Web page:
In Higher Order Evidence and Moral Epistemology. New York, NY: Routledge (forthcoming)

Michael Klenk
Delft University of Technology
Most epistemologists maintain that we are rationally required to believe what our evidence supports. Generally speaking, any factor that makes it more probable that a given state of affairs obtains (or does not obtain) is evidence (for that state of affairs). In line with this view, many metaethicists believe that we are rationally required to believe what’s morally right and wrong based on what our moral evidence (e.g. our moral intuitions, along with descriptive information about the world) supports. However, sometimes we get information about our evidence, such as a theory that explains that all moral intuitions are ultimately caused by evolutionary forces. Such genealogical claims like this take form as a puzzle about how to rationally respond to higher-order evidence in moral epistemology. How should we change our moral views in response to genealogical claims about the evolutionary origin of our moral beliefs or about widespread moral disagreement? This introductory chapter first explains the issue about how to change our moral views based on an easily accessible example. Then it shows how recent debates about the puzzle of higher-order evidence bears on recent debates in moral epistemology, notably the debates about evolutionary debunking arguments in metaethics, the epistemic significance of moral peer disagreement, moral testimony, and collective moral knowledge before it introduces the chapters of this book.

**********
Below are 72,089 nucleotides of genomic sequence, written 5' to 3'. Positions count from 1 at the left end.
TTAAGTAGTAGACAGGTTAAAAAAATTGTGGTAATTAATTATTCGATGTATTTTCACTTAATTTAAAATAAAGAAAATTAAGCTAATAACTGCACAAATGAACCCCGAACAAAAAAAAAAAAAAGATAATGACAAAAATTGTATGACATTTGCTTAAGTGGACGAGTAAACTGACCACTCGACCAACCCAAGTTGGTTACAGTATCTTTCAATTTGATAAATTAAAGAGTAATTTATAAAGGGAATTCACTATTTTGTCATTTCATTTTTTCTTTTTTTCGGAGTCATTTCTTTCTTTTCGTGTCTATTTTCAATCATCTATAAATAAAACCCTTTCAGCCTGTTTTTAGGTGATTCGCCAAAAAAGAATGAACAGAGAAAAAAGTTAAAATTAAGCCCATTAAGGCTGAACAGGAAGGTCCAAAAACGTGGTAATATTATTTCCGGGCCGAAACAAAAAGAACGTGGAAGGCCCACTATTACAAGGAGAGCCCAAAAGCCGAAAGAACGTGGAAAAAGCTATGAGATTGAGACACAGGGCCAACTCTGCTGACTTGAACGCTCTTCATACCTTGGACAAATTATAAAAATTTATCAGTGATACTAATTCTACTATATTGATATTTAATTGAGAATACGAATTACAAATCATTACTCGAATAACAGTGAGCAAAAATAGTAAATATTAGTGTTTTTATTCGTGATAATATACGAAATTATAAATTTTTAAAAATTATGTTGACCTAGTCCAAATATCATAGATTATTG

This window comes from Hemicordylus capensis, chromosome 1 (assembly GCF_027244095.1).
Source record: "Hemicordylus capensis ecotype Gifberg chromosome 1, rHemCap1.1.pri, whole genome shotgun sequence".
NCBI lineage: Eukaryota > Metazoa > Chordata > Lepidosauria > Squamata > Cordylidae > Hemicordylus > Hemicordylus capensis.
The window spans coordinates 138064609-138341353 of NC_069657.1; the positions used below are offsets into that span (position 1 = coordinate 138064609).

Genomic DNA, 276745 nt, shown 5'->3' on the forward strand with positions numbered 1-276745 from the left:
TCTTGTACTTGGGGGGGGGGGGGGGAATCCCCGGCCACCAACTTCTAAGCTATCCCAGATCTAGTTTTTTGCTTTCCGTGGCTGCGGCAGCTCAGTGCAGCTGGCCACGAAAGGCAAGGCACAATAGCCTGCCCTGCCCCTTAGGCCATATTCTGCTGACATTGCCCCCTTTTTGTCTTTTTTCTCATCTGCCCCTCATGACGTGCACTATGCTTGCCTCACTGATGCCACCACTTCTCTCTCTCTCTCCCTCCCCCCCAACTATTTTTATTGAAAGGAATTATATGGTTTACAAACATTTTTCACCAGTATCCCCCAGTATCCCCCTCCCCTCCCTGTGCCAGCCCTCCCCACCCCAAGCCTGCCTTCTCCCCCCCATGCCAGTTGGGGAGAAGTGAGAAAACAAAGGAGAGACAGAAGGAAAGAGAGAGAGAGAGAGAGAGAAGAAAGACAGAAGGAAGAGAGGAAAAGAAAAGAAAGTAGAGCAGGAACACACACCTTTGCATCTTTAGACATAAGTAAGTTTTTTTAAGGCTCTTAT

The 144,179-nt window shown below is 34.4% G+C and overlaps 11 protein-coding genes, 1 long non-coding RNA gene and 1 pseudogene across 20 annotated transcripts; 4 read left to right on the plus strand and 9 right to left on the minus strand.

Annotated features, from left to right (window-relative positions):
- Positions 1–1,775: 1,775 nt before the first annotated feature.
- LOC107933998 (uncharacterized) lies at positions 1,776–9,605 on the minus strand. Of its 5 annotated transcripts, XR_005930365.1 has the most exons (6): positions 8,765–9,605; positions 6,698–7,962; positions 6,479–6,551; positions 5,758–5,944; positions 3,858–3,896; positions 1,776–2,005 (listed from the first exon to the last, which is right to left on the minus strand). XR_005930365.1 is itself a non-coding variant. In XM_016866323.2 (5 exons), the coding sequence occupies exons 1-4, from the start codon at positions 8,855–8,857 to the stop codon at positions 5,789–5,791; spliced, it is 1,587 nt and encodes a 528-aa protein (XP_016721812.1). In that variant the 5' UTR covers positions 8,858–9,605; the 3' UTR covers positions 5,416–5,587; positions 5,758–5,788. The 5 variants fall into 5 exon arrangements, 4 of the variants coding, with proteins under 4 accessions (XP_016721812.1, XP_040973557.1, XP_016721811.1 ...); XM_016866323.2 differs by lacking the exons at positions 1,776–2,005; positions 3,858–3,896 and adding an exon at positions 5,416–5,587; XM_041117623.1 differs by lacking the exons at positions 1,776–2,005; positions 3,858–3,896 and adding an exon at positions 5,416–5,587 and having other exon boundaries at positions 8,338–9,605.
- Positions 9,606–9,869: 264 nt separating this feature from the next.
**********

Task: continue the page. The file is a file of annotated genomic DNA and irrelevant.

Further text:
Keywords higher-order evidence  moral epistemology  debunking arguments  genealogical debunking  evidence  moral testimony  moral disagreement
Categories (categorize this paper)
Buy the book Find it on
Edit this record
Mark as duplicate
Export citation
Find it on Scholar
Request removal from index
Revision history

Download options

PhilArchive copy

 PhilArchive page | Other versions
External links

Setup an account with your affiliations in order to access resources via your University's proxy server
Configure custom proxy (use this if your affiliation does not provide a proxy)
Through your library

References found in this work BETA

Modal Security.Justin Clarke-Doane & Dan Baras - 2021 - Philosophy and Phenomenological Research 102 (1):162-183.

Add more references

Citations of this work BETA

Add more citations

Similar books and articles

Evolutionary Debunking of Moral Realism.Katia Vavova - 2015 - Philosophy Compass 10 (2):104-116.
Moral Disagreement and Moral Skepticism.Katia Vavova - 2014 - Philosophical Perspectives 28 (1):302-333.
Evolution and the Possibility of Moral Knowledge.Silvan Wittwer - 2018 - Dissertation, University of Edinburgh
Moral Disagreement and Higher-Order Evidence.Klemens Kappel & Frederik J. Andersen - 2019 - Ethical Theory and Moral Practice 22 (5):1103-1120.
How to Determine whether Evolution Debunks Moral Realism.Thomas Pölzler - 2018 - Jahrbuch für Wissenschaft Und Ethik 23 (1):35-60.


Added to PP index

Total views
223 ( #50,542 of 2,505,999 )

Recent downloads (6 months)
27 ( #33,293 of 2,505,999 )

How can I increase my downloads?


My notes